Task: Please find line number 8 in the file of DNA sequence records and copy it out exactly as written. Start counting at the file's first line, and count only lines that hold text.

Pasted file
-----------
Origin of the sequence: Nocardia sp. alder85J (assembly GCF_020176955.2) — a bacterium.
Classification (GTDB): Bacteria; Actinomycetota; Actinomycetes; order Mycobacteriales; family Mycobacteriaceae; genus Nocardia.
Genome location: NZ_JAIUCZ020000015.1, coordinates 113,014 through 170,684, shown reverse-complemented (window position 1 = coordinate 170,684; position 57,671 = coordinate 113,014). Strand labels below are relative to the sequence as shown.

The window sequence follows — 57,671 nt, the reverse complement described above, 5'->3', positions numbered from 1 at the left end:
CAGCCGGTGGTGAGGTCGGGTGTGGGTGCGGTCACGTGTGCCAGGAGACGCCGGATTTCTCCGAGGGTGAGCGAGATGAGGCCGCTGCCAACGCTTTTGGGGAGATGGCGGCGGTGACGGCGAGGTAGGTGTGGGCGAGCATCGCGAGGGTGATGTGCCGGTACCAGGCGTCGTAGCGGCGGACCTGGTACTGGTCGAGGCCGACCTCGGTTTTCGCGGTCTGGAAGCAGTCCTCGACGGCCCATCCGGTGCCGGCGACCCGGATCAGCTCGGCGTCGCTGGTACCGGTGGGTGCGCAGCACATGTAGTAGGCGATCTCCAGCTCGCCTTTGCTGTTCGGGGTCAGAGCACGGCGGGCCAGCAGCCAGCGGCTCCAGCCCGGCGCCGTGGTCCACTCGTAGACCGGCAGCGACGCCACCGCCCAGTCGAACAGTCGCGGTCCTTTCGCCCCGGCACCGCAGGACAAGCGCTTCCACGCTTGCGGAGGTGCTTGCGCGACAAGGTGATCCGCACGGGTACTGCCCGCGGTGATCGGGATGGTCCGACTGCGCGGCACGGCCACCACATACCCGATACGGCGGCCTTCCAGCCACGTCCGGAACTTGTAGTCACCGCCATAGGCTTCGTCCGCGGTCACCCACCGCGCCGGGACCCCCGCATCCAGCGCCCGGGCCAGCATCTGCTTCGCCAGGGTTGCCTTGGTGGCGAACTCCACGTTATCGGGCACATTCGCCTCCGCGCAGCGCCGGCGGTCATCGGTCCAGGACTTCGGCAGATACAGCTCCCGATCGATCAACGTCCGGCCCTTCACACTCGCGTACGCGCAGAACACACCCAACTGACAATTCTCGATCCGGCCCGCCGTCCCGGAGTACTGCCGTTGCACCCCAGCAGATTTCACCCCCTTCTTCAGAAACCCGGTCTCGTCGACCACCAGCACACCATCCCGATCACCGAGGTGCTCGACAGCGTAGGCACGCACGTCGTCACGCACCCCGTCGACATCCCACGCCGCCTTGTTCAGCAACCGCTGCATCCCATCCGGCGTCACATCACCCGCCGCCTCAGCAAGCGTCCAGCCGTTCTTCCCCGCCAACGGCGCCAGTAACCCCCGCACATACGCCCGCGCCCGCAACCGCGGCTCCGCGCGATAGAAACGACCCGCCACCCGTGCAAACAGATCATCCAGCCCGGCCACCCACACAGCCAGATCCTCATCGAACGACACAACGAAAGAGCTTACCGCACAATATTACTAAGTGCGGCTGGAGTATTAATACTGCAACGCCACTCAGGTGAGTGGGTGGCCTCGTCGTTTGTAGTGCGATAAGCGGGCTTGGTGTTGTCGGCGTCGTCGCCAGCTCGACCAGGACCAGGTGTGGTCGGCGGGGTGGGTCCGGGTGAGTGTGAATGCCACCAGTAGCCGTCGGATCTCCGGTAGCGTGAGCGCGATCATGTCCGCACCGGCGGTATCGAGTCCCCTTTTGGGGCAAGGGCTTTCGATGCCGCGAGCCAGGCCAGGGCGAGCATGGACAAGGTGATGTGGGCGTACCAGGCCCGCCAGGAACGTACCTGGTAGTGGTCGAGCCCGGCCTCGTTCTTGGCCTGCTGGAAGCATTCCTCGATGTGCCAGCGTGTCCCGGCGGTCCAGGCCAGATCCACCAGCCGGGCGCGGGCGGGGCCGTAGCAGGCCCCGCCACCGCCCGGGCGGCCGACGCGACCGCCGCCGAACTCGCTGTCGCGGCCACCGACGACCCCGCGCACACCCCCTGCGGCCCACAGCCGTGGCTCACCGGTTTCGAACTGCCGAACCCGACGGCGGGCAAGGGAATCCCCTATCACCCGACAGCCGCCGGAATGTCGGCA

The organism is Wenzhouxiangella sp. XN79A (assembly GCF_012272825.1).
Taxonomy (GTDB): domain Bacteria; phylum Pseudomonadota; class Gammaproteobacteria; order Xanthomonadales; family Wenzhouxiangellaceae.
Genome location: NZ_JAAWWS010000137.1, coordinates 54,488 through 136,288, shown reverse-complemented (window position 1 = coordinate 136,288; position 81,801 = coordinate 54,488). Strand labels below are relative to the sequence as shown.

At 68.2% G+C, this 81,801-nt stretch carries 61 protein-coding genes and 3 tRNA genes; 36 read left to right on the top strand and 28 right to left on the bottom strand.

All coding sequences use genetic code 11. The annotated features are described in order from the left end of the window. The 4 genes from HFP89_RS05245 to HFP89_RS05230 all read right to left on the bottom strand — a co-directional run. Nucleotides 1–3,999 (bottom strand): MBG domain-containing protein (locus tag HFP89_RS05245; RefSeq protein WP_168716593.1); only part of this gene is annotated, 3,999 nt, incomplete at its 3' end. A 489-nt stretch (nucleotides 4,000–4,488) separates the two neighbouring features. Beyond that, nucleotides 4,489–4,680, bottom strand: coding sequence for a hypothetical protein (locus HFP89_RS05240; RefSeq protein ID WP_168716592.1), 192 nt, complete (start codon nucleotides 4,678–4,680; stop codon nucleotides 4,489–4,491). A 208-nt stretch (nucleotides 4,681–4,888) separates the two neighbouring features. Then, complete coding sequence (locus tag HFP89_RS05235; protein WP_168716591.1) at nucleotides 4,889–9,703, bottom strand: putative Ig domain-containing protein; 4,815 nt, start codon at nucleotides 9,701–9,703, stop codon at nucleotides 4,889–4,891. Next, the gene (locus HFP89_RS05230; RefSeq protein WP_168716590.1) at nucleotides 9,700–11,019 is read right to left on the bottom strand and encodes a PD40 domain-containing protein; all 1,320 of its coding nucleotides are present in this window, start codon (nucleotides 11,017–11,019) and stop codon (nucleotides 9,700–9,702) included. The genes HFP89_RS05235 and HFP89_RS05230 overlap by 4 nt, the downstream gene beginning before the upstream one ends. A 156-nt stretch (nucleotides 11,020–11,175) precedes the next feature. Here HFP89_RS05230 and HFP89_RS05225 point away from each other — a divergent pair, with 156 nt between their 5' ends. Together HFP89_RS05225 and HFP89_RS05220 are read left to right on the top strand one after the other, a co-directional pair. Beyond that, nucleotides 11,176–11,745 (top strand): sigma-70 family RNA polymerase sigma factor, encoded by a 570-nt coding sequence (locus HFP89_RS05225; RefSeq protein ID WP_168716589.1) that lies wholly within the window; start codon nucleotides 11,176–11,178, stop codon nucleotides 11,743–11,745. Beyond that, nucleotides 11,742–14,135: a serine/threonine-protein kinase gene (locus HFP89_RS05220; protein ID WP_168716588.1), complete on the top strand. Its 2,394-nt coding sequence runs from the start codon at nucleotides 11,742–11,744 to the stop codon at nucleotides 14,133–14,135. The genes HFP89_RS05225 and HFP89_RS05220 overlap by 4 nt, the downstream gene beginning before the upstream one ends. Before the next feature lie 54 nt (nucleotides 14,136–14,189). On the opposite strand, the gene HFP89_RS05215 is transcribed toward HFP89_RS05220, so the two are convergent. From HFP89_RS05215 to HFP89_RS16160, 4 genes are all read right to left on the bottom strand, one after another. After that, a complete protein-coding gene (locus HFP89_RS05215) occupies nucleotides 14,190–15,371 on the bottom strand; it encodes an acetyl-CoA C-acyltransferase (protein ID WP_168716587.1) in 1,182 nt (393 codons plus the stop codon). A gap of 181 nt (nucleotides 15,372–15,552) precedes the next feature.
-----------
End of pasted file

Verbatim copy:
Genome location: NZ_JAAWWS010000137.1, coordinates 54,488 through 136,288, shown reverse-complemented (window position 1 = coordinate 136,288; position 81,801 = coordinate 54,488). Strand labels below are relative to the sequence as shown.